Before getting hired as the new president and chief executive of Loving Care Agency Inc. (LCA), Glen Cavallo was president of SolAmor Hospice. Before that, he held senior management positions with Medshares Home Health Inc., Beverly Home Care Inc. and Columbia / HCA Healthcare. With plenty of experience in homecare medical services, Cavallo expects that under his watch, Loving Care-backed by private equity firms MTS Health Investors LLC and Oaktree Capital Management LP-is poised for growth. Mergers & Acquisitions caught up with Cavallo just after he stepped in for former chief executive, Bob Creamer, in December.
What challenges does the home hospice industry face in 2013?
From my perspective, the hospice industry will face some unique challenges in 2013 but at the same time will continue to see sustained growth. As more and more baby boomers choose hospice for their loved ones or themselves, hospice will continue to make up a higher proportion of Medicare funds at end of life. Over the last 10 years, the hospice industry has grown from about $1 billion to $14 billion in funding. I see this growth as such a positive development. Hospice continues to be the most desirable and economical way to treat those at end of life. As a result, the Centers for Medicare and Medicaid Services will continue to require more documentation, quality standards and audits to insure the appropriateness of the services. Larger and more sophisticated hospices will be able to invest in the resources and technology that will be required to meet the needs and demands placed upon them. With this in mind, we will continue to see a consolidation within the industry as we saw with home health back in the late 90's.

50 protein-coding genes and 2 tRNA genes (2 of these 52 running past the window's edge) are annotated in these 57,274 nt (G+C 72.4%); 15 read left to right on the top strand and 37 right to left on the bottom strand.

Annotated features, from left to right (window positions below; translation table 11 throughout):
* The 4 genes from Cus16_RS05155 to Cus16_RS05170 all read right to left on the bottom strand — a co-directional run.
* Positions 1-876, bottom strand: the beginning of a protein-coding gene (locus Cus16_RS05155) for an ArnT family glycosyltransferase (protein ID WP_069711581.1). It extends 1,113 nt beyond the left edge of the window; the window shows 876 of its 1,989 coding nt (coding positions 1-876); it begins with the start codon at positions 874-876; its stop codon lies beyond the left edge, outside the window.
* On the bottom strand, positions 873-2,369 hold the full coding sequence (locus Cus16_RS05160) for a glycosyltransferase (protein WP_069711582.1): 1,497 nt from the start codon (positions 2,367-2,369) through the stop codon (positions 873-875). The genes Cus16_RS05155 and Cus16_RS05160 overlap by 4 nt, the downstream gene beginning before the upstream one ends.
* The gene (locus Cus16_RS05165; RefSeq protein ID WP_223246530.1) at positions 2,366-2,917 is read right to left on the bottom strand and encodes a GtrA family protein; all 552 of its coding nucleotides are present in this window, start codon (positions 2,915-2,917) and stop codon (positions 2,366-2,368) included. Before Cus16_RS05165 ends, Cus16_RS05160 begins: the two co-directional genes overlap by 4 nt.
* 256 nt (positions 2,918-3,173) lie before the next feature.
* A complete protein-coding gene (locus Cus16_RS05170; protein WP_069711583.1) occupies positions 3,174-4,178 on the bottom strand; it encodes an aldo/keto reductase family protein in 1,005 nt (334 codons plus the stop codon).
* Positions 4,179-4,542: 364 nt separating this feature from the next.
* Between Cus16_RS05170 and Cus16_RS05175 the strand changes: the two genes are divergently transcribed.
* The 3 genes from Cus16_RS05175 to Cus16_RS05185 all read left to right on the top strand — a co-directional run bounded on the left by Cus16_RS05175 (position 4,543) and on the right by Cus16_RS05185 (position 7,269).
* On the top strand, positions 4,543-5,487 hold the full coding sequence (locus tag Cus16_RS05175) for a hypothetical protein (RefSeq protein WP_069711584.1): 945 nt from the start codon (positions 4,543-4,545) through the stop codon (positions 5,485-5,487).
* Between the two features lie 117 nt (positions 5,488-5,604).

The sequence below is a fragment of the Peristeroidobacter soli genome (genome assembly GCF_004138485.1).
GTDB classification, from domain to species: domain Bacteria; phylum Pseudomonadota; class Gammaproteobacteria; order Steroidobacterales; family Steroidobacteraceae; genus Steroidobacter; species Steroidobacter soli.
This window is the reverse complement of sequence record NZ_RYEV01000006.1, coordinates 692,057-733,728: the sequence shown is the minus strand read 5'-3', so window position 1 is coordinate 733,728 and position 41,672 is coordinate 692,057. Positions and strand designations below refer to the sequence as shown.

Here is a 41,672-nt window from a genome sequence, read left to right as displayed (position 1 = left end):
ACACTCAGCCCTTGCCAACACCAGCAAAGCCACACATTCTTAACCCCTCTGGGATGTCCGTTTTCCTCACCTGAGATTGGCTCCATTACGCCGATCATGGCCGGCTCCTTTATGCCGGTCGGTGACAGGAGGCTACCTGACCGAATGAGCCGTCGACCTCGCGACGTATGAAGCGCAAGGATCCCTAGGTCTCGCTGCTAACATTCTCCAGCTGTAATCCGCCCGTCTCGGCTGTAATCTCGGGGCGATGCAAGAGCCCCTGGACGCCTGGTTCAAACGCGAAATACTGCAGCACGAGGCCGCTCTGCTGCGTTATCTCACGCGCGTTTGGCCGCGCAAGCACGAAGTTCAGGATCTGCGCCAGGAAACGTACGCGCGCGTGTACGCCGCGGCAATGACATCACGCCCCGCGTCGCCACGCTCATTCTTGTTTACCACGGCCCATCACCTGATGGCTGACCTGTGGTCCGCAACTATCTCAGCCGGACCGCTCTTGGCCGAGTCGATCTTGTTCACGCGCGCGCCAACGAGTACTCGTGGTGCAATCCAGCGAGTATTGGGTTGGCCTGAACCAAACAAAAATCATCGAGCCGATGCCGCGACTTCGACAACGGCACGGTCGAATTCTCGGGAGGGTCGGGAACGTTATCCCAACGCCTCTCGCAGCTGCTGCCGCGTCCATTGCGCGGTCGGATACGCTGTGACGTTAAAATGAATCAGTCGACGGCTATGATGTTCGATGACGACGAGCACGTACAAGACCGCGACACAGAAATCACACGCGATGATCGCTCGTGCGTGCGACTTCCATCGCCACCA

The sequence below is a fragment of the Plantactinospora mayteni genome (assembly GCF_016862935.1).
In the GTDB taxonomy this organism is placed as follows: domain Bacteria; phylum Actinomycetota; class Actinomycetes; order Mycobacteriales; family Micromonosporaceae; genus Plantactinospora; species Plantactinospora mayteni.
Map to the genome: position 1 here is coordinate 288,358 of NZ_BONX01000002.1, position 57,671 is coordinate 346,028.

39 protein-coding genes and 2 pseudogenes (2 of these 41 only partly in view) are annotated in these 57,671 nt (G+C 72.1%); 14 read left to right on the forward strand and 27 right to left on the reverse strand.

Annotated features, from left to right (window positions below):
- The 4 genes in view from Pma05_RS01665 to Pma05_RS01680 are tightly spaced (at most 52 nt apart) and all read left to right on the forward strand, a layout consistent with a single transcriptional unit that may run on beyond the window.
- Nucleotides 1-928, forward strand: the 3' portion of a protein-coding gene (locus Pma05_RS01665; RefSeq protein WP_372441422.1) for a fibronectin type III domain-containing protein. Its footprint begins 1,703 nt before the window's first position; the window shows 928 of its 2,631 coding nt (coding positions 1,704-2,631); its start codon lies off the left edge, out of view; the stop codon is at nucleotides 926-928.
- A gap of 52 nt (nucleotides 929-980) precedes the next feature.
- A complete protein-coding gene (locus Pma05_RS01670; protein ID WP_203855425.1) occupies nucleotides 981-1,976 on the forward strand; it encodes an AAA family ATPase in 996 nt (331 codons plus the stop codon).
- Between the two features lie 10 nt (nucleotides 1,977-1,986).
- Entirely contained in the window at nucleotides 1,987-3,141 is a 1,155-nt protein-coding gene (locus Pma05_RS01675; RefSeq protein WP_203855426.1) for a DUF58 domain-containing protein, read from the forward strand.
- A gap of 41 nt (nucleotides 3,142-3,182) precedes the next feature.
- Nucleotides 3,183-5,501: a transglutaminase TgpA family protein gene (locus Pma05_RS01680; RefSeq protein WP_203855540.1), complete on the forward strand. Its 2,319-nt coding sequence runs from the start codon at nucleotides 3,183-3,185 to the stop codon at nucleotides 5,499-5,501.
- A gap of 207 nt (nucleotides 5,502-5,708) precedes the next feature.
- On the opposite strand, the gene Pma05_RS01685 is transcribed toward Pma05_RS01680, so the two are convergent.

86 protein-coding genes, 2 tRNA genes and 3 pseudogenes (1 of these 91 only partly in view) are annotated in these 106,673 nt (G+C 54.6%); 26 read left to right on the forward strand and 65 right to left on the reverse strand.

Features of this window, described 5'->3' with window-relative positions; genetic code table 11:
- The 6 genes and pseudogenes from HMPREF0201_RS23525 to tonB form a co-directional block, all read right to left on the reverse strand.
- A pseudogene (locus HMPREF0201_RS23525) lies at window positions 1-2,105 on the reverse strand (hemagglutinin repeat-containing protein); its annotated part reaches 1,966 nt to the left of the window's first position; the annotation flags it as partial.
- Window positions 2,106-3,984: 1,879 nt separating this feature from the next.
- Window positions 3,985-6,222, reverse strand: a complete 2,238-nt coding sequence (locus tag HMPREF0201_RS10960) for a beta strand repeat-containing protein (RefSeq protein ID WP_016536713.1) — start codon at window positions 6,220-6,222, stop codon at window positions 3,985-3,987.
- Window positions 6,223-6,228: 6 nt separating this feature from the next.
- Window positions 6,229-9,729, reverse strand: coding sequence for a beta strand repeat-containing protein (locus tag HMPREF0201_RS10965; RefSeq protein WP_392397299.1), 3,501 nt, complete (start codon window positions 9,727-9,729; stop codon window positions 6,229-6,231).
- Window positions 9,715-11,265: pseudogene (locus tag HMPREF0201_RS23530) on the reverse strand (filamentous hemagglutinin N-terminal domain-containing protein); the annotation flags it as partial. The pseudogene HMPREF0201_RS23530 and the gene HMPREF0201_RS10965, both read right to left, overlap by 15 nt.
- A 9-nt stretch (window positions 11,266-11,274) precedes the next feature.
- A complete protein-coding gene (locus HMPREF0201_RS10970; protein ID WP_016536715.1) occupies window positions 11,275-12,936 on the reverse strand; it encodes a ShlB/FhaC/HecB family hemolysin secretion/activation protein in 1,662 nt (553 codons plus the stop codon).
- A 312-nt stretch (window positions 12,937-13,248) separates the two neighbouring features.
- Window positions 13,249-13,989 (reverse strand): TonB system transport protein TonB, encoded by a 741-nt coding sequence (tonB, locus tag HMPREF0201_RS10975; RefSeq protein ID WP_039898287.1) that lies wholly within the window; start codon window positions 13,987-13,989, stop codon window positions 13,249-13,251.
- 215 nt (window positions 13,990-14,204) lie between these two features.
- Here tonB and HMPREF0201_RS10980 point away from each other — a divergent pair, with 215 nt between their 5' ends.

How viable is M&A as a growth option for home health aide services?
I am bullish on home health aide services even though there is tremendous pricing pressure from managed-care organizations and Medicaid programs as well as wage pressures in some states. Organizations with strong foundations can quickly gain efficiencies and market share via acquisitions. And similar to hospice, I believe that there may be some smaller organizations out there that may benefit by being a part of a larger company that might be able to handle the fluctuations in reimbursement, staffing and recruiting challenges etc. Although I believe strongly that companies can grow organically as a result of providing excellence in customer service and care, I think there will be a place for M&A as well in 2013.
What do you hope to accomplish as the new president and CEO of Loving Care?
The former chief executive, Bob Creamer, did a remarkable job taking LCA from a family-owned regional company and transitioning it into a multi-state full service organization over the last six plus years. My task now is to take it to the next level. I plan to help LCA strengthen and grow many of the markets we serve, expand into new and underserved cities, improve our sales, marketing and customer service efforts and results, and focus on building bench strength and succession planning at every level.